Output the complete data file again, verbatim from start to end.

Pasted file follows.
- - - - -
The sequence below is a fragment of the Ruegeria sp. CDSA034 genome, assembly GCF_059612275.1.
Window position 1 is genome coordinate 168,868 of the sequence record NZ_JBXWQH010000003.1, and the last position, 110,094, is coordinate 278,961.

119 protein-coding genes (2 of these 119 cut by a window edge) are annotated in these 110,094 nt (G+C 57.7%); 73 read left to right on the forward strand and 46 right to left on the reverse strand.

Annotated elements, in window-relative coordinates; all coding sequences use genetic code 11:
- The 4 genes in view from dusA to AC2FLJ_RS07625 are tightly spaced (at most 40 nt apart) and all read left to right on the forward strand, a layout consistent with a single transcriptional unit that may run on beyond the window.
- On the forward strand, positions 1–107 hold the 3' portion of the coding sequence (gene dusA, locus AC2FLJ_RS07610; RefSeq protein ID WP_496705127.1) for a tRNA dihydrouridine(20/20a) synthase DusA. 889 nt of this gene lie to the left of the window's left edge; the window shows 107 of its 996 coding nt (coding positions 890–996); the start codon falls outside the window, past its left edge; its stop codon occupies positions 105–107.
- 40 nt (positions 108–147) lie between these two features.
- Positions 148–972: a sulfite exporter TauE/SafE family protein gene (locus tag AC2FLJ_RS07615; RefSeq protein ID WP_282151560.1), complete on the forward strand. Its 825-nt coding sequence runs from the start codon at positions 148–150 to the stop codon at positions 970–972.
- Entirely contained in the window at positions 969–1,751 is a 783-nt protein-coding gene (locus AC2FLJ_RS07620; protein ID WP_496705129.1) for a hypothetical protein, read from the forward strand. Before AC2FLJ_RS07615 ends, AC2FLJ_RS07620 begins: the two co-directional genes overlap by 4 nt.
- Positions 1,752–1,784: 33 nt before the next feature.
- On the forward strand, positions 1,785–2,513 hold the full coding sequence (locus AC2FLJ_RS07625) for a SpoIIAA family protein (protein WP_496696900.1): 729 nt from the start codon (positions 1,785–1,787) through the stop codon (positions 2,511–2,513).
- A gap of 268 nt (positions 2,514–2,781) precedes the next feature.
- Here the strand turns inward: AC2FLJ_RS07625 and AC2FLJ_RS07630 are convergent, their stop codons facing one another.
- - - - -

The sequence below is a fragment of the Ruegeria sp. CDSA034 genome, assembly GCF_059612275.1.
Window position 1 is genome coordinate 168,868 of the sequence record NZ_JBXWQH010000003.1, and the last position, 110,094, is coordinate 278,961.

119 protein-coding genes (2 of these 119 cut by a window edge) are annotated in these 110,094 nt (G+C 57.7%); 73 read left to right on the forward strand and 46 right to left on the reverse strand.

Annotated elements, in window-relative coordinates; all coding sequences use genetic code 11:
- The 4 genes in view from dusA to AC2FLJ_RS07625 are tightly spaced (at most 40 nt apart) and all read left to right on the forward strand, a layout consistent with a single transcriptional unit that may run on beyond the window.
- On the forward strand, positions 1–107 hold the 3' portion of the coding sequence (gene dusA, locus AC2FLJ_RS07610; RefSeq protein ID WP_496705127.1) for a tRNA dihydrouridine(20/20a) synthase DusA. 889 nt of this gene lie to the left of the window's left edge; the window shows 107 of its 996 coding nt (coding positions 890–996); the start codon falls outside the window, past its left edge; its stop codon occupies positions 105–107.
- 40 nt (positions 108–147) lie between these two features.
- Positions 148–972: a sulfite exporter TauE/SafE family protein gene (locus tag AC2FLJ_RS07615; RefSeq protein ID WP_282151560.1), complete on the forward strand. Its 825-nt coding sequence runs from the start codon at positions 148–150 to the stop codon at positions 970–972.
- Entirely contained in the window at positions 969–1,751 is a 783-nt protein-coding gene (locus AC2FLJ_RS07620; protein ID WP_496705129.1) for a hypothetical protein, read from the forward strand. Before AC2FLJ_RS07615 ends, AC2FLJ_RS07620 begins: the two co-directional genes overlap by 4 nt.
- Positions 1,752–1,784: 33 nt before the next feature.
- On the forward strand, positions 1,785–2,513 hold the full coding sequence (locus AC2FLJ_RS07625) for a SpoIIAA family protein (protein WP_496696900.1): 729 nt from the start codon (positions 1,785–1,787) through the stop codon (positions 2,511–2,513).
- A gap of 268 nt (positions 2,514–2,781) precedes the next feature.
- Here the strand turns inward: AC2FLJ_RS07625 and AC2FLJ_RS07630 are convergent, their stop codons facing one another.